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Concussion Football


March is Brain Injury Awareness Month, and we want to do our part to inform and educate our readers on the importance of brain health and seeking treatment when an injury occurs.

Brain injuries come in many forms and on many occasions. Some injuries may be minor due to casual sport contact, while others can be severely life-altering, resulting from something like a car accident or stroke. In all situations, you should not take the well-being of your brain for granted. And when it comes to brain injuries, time is of the essence.

According to research done by the CDC, nearly 2 million emergency room visits per year are due to traumatic brain injury (TBI). And, about 4 million Americans live with long-term disabilities resulting from TBI.

With a brain injury, often called the “invisible disease,” it is critical that we take a close look at the different types of brain injuries. Ultimately, knowledge is power when it comes to the prevention and treatment of brain injuries.


What Causes Brain Injury?

You can experience a traumatic brain injury when any of the following have occurred:

• Brain Tumor

• Brain Infection (Encephalitis)

• Falls, Unintentional strikes, Assaults

• Concussion (Mild to Severe)

• Anoxic Brain Injury

• Stroke


What is at Stake?

When it comes to brain injuries, challenges that a patient might face after the event may be short-term and/or long-term behavioral changes. For example, a high school athlete who has sustained a concussion is three times more likely to sustain a future concussion with extended recovery periods.

Consequences of brain injury can include changes to thought processes, speech, physical sensations, and emotional behavior. The brain has two jobs; it thinks, and it feels; so if it has an injury, it can affect changes in concentration and focus, as well as mood and judgment.

Severity also varies from case to case; while some may experience personality changes impacting mood, others may experience severe depression and cognitive impairment.


Steps to Treatment

It is important to note that although 90% of concussions are not associated with a loss of consciousness, they are still serious.

For example, a child experiencing a blow to the head during a football game, a family member falling to the ground, or a minor car accident where whiplash has occurred may not result in loss of consciousness. Although the loss of consciousness may not occur in any of these cases, there may be intense pain, cognitive changes, and changes in behavior, and these symptoms should be examined by a medical professional.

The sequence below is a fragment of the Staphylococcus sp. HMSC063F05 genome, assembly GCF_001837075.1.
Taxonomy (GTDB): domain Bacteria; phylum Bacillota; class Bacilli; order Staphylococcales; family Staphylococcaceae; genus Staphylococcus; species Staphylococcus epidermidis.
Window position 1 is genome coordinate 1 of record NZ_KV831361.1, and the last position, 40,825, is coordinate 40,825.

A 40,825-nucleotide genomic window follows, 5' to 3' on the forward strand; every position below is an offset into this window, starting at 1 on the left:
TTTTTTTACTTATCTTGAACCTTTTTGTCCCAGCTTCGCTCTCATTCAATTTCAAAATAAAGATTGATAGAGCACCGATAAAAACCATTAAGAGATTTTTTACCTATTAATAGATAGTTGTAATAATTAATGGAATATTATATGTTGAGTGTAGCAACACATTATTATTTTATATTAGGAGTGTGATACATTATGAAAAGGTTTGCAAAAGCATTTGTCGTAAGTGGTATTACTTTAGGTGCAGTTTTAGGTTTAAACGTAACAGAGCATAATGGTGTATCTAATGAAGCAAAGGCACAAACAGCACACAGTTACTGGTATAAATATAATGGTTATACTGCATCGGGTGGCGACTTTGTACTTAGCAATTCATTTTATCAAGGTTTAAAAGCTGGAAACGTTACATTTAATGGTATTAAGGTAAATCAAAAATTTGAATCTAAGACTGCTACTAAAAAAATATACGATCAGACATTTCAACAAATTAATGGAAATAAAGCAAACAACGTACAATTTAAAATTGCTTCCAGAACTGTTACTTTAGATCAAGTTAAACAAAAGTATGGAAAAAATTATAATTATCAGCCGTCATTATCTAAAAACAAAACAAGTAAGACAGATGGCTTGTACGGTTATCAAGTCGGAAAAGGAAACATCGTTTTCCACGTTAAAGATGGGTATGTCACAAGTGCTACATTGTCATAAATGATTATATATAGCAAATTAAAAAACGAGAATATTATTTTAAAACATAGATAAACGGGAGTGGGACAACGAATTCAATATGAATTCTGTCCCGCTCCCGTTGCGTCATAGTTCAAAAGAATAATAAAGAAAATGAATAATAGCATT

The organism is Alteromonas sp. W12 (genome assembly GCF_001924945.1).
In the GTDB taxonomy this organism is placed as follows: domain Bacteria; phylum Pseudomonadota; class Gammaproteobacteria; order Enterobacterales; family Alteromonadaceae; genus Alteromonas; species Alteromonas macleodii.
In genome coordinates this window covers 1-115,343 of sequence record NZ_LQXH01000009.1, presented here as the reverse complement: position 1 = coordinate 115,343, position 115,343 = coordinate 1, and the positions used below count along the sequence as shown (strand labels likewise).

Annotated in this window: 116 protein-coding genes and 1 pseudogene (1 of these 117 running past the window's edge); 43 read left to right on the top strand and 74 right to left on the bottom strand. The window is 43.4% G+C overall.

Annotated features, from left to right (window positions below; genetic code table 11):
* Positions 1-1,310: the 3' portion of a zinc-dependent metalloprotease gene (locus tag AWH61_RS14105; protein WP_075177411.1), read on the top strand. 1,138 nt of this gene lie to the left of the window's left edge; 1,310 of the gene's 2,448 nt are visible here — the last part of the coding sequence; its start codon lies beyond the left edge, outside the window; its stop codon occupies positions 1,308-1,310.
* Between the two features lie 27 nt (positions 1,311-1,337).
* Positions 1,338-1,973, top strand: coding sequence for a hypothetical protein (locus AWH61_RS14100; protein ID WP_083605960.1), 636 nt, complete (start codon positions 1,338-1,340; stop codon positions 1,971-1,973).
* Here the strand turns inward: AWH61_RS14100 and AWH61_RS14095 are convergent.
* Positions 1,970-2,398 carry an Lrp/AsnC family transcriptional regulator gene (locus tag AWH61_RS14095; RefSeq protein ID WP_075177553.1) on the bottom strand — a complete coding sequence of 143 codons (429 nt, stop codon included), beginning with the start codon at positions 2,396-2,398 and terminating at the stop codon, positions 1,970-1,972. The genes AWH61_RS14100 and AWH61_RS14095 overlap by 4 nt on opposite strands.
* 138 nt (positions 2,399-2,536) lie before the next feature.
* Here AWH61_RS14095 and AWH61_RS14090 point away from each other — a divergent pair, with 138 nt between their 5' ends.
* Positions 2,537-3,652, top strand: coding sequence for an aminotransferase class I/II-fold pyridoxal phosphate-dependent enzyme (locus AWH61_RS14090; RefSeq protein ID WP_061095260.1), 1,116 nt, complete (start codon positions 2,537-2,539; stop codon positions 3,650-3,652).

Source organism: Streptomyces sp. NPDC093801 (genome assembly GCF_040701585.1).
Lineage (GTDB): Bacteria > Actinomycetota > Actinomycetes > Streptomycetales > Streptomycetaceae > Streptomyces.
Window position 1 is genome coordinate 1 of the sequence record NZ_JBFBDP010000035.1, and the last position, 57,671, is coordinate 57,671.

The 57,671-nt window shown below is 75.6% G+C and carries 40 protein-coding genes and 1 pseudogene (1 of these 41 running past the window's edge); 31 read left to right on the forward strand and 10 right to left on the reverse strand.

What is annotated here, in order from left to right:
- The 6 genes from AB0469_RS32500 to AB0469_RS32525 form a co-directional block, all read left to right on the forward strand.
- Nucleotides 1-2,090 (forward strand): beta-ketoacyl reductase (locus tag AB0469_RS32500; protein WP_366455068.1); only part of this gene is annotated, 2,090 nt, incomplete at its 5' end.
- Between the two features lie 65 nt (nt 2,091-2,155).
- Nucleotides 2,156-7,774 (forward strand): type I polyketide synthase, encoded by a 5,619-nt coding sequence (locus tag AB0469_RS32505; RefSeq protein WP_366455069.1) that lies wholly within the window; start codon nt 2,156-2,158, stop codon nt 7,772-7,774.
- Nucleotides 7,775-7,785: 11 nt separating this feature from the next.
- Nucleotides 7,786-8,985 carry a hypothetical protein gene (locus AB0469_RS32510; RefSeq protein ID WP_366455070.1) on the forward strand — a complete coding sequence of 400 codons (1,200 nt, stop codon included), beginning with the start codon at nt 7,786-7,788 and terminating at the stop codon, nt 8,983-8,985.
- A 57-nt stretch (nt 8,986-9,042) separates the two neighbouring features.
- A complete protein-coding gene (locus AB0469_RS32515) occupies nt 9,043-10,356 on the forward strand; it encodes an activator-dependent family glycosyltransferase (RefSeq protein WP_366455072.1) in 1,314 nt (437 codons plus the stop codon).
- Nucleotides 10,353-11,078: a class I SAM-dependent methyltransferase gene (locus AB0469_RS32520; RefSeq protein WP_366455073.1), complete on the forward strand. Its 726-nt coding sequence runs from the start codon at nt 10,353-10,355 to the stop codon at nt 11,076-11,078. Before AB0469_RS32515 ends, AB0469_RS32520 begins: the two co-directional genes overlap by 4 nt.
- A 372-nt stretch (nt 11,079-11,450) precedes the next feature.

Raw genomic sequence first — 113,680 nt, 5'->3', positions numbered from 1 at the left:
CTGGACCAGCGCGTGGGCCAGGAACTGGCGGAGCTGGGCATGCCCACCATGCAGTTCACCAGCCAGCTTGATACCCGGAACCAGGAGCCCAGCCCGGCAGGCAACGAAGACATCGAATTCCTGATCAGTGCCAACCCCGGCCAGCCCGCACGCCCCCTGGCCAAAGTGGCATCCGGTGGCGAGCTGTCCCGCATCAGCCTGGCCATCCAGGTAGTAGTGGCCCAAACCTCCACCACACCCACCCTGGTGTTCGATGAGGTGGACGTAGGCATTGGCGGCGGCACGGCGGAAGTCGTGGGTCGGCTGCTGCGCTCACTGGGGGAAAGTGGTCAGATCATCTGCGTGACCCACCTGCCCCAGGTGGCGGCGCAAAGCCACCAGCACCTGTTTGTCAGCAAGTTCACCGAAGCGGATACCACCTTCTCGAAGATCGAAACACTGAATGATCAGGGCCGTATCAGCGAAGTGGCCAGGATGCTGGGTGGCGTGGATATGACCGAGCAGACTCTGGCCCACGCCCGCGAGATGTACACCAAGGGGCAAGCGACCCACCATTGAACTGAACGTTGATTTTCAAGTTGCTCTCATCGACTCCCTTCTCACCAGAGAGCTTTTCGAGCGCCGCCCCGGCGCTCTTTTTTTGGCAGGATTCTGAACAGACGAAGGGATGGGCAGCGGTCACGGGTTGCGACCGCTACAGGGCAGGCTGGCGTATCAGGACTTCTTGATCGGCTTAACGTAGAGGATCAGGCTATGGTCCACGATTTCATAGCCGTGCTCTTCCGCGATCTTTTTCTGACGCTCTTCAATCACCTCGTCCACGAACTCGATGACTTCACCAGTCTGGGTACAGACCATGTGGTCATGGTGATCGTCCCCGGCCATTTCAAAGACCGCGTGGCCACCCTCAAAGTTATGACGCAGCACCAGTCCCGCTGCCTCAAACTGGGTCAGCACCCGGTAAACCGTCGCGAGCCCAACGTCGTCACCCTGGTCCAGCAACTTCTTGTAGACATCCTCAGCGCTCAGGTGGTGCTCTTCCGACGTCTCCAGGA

More often than not, it is essential to have minor incidents evaluated by a physician, as treatment may be necessary to prevent further damage and long-term consequences.

Seek immediate medical attention (911) if any loss of consciousness has occurred (no matter how brief), any feelings of confusion, headache, vomiting, swelling, seizures, or more.

I always tell my patients, when it comes to brain injury, you can never be too cautious. 

Only a medical professional and related testing will be able to diagnose internal bleeding and prevent life-threatening consequences.

A neurological exam may be necessary for assessing the status of various motor functions and cognitive skills. Your physician can order a CT scan or MRI of the brain, as well as EEG (the rhythm of the brain electricity), to analyze the nature of the injury further. Continued monitoring is essential to confirm that the brain is healing.

With brain injury affecting millions, including those in our community, we must all be aware of the importance of brain health and provide ongoing support for those in our community that have survived a brain injury. Most importantly, know what to do in the event of an accident. Please share this with a family member of a friend to spread awareness.


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Neurology Office, Joseph Kandel M.D. and Associates 

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